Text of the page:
This is one of my favorite method; and I build and touch up every model before the shading step usually.
Assembly Line Painting in Action
Here’s an army worth of Kroots, 40 plus 4 hounds, that were painted in the most basic tabletop quality possible. Those 44 guys were painted in 7 hours which is roughly 1 hour per night.
You can also do this is the span of one weekend, which is how I originally did it and how the article is broken down.
Have your Kroots assembled and ready for action by then, or build them early in the evening, it’s not that long.
It’s a good idea to use placeholder bases, or very lightly glue your models on there. This will make the basing process much simpler later.
On Friday night, we under coat all of our Kroots with Army Painter Desert Yellow. We do this in 2 batches to capture both sides and get very good coverage, as we want to save as much time as possible on the base coat.
You’re done for the night, it barely took 30 minutes, and most of it was waiting between coats.
Saturday – Go Time!
Today’s the day. This is roughly where 5 of the 7 hours for this project are spent. Morning is best, as we need to factor in the drying time of the Quickshade.
This is another important part of planning ahead, because some products, like oil paints and Quickshade, take hours to dry, so aim to make those drying times non-hobby hours (like overnight or during your work day). Otherwise you end up literally watching paint dry.
Our goal here is to get one smooth base coat on every detail in the miniature. Some of these colors may look odd, but the Quickshade alters them significantly.
We should start by touching up our Desert Yellow under coat with more Desert Yellow. If you have an airbrush, you can just spray away in those areas where the shaker can did not cover.
First up on our list is Castellan Green for the crest of hair. We do this first because it is out of the way of everything else, so really hard to slip and paint on top of it.
Follow this with Leadbelcher. We’ll paint the guns and the jewelry on the arms and hair. Because the gun is probably the longest piece to do, doing it first allows us to use a large brush and save a lot of time by not having to paint round details.
Next up, Zandri Dust. Paint the Kroot’s belly, claws, and laces on the armor plate and the gun. The claws are a great example as to why we do the gun first, it’s much easier to paint them now than to dodge them while painting the gun.
We’ll use Skrag Brown for everything that’s on the Kroots: the armor plates, gun handle, and the little t-shirt. Skrag brown looks really weird now, but turns into a much less muted color with proper shading.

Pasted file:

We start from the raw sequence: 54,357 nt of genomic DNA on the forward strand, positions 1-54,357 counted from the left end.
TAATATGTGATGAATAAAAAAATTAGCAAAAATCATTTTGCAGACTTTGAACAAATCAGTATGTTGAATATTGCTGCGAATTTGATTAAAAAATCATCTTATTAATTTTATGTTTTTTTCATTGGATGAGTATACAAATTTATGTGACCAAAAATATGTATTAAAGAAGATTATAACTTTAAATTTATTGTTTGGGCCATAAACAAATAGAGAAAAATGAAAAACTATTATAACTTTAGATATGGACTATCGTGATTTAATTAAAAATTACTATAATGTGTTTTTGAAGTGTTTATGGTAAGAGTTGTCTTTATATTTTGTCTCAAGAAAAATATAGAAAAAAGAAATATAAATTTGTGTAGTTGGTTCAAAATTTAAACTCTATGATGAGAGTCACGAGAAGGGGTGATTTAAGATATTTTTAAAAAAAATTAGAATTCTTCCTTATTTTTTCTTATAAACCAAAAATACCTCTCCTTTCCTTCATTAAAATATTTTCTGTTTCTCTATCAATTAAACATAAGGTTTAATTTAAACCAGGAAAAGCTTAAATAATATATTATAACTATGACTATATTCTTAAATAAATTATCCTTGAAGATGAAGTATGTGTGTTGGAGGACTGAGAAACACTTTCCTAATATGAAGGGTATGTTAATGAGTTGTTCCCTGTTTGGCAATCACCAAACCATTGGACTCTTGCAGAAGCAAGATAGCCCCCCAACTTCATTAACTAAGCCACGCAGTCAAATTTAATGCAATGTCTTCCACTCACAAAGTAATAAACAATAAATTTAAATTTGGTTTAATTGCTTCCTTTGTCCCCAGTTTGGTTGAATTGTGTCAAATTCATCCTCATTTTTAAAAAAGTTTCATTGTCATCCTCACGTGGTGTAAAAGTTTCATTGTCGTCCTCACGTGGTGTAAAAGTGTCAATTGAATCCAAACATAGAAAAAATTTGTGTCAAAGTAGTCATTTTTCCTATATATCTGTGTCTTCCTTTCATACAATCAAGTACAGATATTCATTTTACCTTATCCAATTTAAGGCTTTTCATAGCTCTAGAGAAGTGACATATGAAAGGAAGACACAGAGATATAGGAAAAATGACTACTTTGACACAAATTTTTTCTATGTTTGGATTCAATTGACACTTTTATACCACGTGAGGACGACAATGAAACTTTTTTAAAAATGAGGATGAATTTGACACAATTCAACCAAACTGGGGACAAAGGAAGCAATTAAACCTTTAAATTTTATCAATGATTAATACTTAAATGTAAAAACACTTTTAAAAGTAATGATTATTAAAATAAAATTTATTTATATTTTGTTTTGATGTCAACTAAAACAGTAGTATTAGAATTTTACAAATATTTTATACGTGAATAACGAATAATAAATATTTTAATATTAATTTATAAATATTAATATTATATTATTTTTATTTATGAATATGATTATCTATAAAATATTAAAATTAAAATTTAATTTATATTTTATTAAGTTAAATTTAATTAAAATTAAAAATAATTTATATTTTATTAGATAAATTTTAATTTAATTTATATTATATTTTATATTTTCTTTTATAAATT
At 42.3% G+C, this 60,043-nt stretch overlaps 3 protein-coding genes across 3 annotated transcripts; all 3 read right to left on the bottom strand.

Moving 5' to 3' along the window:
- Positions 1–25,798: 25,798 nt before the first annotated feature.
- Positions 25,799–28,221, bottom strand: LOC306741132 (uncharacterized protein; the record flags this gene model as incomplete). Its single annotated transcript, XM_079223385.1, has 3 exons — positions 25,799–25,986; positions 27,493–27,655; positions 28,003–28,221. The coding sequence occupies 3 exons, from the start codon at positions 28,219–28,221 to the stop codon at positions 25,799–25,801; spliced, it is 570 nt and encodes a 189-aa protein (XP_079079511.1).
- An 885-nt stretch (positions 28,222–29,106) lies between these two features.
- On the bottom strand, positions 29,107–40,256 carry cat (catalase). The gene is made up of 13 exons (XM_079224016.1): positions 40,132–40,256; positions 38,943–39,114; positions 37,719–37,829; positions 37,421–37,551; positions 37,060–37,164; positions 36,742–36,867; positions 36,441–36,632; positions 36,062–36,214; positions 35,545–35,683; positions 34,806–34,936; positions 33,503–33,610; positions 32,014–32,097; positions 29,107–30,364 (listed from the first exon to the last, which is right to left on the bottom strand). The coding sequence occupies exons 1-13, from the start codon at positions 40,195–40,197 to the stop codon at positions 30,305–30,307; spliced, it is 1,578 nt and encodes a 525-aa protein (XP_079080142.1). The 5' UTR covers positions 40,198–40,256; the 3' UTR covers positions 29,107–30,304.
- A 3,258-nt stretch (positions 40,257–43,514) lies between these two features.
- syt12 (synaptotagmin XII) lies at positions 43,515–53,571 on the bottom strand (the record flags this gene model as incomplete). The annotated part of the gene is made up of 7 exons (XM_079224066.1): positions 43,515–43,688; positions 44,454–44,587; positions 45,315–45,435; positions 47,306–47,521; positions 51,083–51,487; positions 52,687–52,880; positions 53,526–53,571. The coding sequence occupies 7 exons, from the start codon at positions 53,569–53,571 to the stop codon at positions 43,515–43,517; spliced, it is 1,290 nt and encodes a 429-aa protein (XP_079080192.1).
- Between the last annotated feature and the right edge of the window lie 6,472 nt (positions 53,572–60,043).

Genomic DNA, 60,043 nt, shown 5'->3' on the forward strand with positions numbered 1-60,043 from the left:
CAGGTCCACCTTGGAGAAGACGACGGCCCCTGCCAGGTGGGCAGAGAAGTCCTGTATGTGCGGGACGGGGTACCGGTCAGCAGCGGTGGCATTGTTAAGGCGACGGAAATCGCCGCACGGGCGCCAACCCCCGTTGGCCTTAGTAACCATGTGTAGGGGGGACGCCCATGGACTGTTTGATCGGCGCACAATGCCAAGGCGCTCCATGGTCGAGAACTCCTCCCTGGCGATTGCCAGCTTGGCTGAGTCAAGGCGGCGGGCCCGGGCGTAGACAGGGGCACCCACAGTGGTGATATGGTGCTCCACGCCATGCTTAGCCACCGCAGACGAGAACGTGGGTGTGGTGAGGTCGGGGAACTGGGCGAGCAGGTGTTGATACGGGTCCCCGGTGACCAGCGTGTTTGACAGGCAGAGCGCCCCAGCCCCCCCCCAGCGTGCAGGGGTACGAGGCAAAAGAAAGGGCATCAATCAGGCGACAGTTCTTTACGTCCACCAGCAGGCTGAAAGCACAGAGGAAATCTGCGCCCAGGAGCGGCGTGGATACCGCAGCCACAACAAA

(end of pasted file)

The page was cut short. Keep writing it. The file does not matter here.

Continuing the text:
You’ll notice I didn’t bother with the eyes, that’s because the next step pretty much covers it and we’re going for basic tabletop look. Plus, we can do those details later.
End of the day Saturday
This is a crucial step to cram on Saturday if you are doing this over the weekend, as we need to play around the aforementioned drying time. The last step for the day is the mighty quickshade!
The Army Painter Quickshade Strong Tone
This product is perfect for our quick gaming models.
However, rather than dip our models in it, we are painting the Quickshade on with a large beaten up brush.
This offers two massive advantages over the dunkin’ and shakin’ method. First, you have a lot more control over how much goes on your models. Second, it significantly reduces the drying time, from a full 24 hour to 8-12 depending on how thick you lay it on.
It might be slightly longer to apply, but really not that much as you can use a very large brush and cover an entire model in two strokes. Regardless, the advantages far outweigh this extra time.
We are using the Strong Tone, which is is the most all-rounder of the 3 options. This is great, because a can will do multiple armies.
Paint an even coat on your models, and set them aside to dry. Make sure your models are not touching each other during this drying process.
At this point, your models will look weird and glossy. Do not panic, this is normal and not their final form.
Two last steps on our weekend hobby extravaganza are making bases and applying varnish to take the shine off.
Because we need the Quickshade to be completely dry before applying the varnish, we can start on the bases.
For speed painted projects like this, I highly recommend you do bases separately from the models. This is another one of the great time savers, because you can knock out an army’s worth of bases in a couple of hours if you don’t have to work around your painted model’s feet.
However you chose to to them, make sure they match the rest of your army – in fact, you probably should do the bases for your whole army all at the same time.
Mine is quite simple, small brown rocks with a Skeleton Bone drybrush. Then I added patches of Static Grass. The edge of the base is painted Rhinox Hide.
Varnish your models before gluing them to your bases. Varnish and static grass interact in a weird way.
To take the glow off and protect your gaming pieces, spray the models with Army Painter Anti-Shine.
I’m pretty sure any matte varnish would do, but I use this stuff on all my models and honestly never tried other varnish since I used this stuff.